Blurring the boundaries between portraiture and street art, Frans Smit’s recent work was exhibited at Urban Dawn Volume II in Lebanon. Playing around with colour and texture through oil paintings, the artist’s focus is mainly on portraiture and still lifes, which blends in a degree of abstract.
We caught up with Frans to chat urban art, Beirut, and the benefits of experimentation.
Tell us how you got involved in Urban Dawn Volume II
About a year ago I started chatting to an art patron, Mateo Mize, in New York and he started following me on Instagram. He turned out to be one of the curators of Urban Dawn Volume II so that was my foot in the door. Last year Urban Dawn was held in Almaty, Kazakhstan and this year it ran for a month in Beirut, Lebanon. The month-long show featured a selection of curated artworks from both established and emerging young artists from the region and around the globe. Much of the work on view was linked to the urban environment, drawing heavily on graffiti traditions and street art.
Did you go? What stood out for you in your Beirut experience?
Yes, I went to Beirut for six days. The opening night was fantastic. It was held in a new loft apartment that was still a shell of a building under construction. It allowed for contact between poor and rich and was surrounded by buildings that are still abandoned as a result of the war. The people in Beirut were very friendly, the food was incredible, we were taken all around, and it’s a great city. Also, I sold two of three artworks, which was a good feeling.
Tell us about the other artworks on display.
A lot of the art had an urban graffiti vibe. Amongst those exhibited were big names like Shepard Fairey and Retna who are major league players, so to exhibit amongst them was wonderful.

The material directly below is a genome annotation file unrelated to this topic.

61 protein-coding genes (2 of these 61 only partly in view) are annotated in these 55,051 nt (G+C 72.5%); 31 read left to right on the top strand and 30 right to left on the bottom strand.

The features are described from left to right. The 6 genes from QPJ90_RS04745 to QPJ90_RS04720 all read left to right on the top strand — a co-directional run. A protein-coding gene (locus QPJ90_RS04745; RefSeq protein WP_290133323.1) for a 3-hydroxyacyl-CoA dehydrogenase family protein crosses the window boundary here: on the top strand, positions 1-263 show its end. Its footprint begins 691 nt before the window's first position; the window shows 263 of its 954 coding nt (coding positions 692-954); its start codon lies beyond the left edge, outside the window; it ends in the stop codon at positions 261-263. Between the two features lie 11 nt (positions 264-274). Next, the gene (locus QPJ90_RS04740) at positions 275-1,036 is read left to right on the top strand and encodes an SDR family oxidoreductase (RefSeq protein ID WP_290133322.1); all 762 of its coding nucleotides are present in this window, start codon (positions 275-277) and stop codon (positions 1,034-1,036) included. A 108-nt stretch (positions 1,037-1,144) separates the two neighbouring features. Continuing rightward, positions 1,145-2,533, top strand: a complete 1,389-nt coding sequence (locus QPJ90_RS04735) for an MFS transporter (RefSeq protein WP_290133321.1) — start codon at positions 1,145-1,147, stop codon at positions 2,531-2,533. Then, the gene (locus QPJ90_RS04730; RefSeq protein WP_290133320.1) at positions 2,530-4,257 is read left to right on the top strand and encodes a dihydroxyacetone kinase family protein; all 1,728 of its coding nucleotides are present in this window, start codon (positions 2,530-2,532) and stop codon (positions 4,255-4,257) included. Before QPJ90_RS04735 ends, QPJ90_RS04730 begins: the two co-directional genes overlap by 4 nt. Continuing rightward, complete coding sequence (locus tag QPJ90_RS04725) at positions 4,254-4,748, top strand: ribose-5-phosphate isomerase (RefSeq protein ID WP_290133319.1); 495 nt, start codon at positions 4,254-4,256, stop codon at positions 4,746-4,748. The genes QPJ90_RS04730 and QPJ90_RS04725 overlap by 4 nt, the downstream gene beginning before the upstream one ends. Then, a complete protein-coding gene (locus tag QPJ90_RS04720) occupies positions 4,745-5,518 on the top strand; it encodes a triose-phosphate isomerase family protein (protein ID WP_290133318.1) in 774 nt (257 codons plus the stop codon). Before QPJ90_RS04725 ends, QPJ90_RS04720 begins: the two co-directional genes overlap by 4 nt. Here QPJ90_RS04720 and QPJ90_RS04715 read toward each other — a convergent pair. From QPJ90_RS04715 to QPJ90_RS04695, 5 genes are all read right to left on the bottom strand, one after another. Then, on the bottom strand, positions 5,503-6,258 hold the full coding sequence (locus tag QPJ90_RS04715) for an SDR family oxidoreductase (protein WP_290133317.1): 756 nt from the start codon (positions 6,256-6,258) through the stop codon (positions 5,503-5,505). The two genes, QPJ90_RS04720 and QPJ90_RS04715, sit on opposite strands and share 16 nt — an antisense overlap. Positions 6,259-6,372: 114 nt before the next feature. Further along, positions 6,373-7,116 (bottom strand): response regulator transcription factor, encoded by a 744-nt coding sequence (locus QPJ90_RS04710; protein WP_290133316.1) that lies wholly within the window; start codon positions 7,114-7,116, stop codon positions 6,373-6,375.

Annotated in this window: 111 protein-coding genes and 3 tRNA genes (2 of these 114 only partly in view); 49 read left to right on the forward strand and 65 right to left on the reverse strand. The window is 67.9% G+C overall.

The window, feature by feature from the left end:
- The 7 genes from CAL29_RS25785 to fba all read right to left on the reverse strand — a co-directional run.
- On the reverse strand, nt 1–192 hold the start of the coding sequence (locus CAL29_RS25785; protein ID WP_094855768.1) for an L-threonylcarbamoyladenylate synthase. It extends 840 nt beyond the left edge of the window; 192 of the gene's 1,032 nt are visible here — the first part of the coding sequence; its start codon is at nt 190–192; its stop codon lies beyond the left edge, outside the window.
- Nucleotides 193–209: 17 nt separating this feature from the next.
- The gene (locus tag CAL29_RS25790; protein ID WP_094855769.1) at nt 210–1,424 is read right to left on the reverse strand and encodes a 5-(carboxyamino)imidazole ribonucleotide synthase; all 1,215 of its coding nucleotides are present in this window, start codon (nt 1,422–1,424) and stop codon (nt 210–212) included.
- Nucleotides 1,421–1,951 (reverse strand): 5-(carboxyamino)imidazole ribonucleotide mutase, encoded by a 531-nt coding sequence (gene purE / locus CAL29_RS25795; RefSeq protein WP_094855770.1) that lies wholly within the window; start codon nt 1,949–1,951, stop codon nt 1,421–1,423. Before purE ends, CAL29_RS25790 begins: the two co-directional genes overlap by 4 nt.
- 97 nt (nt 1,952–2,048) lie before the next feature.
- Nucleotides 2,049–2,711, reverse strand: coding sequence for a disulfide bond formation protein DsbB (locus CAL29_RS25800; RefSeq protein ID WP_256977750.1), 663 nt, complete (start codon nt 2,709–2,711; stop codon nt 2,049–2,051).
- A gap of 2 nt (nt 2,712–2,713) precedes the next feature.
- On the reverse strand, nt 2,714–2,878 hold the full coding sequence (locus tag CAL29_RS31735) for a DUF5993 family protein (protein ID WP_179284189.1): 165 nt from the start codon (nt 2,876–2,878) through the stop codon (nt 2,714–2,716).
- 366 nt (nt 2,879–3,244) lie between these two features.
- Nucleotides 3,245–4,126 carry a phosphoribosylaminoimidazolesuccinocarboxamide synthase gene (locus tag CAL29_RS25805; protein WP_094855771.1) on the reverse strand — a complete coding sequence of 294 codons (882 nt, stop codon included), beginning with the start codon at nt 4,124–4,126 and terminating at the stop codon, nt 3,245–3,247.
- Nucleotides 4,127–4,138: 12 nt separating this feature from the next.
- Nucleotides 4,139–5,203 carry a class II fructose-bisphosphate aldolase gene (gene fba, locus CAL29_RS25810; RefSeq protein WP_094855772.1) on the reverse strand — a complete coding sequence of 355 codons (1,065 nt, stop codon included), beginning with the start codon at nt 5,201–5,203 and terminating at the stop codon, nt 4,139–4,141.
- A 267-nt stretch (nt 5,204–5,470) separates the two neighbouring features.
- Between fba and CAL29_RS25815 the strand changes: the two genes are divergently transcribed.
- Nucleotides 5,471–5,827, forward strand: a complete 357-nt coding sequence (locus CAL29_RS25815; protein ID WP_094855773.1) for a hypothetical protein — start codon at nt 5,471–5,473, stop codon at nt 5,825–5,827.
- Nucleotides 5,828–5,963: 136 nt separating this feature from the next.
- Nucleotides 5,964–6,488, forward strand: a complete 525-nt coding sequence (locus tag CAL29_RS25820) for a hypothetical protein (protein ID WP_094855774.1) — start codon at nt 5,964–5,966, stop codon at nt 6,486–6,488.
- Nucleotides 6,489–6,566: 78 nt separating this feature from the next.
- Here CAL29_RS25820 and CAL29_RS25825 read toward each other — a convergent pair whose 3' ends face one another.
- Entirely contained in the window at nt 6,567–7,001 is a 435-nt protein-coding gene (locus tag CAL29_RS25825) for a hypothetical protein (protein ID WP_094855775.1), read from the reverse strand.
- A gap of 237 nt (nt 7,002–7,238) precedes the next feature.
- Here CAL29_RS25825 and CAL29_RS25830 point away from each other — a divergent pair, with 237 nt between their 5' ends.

You exhibited three portraits that blur the boundaries between traditional portraiture and street art, and beautifully blur the faces of those featured. Tell us about these.
Earlier this year I exhibited in London. I was there for two weeks and went to many galleries, and at the Lazarides Gallery there was this painting that referenced old masters but felt like you were looking through frosted glass. That’s where I got the idea to use old masters as subjects. I started with small ones, and they started selling like crazy. Since then I’ve been experimenting with other artists. I look through books, and I see what resonates with me, and then I paint.
You’re currently a member of Nando’s Artist’s Society. Does this make a positive impact on your career/development as an artist?
I’m very grateful for the Nando’s Artist Society. As an artist, it gives one the opportunity to experiment and play – and to get paid for it. Of course, the work has to be of a high quality.
I think a lot of artists are reliant on this Nando’s initiative. One can always bargain on selling good work, and thus this creates the confidence for an artist to focus solely on art making. I think it has done great things for South African art through the exposure it creates for artists, as well as by giving an artist the opportunity to earn a living doing what they love.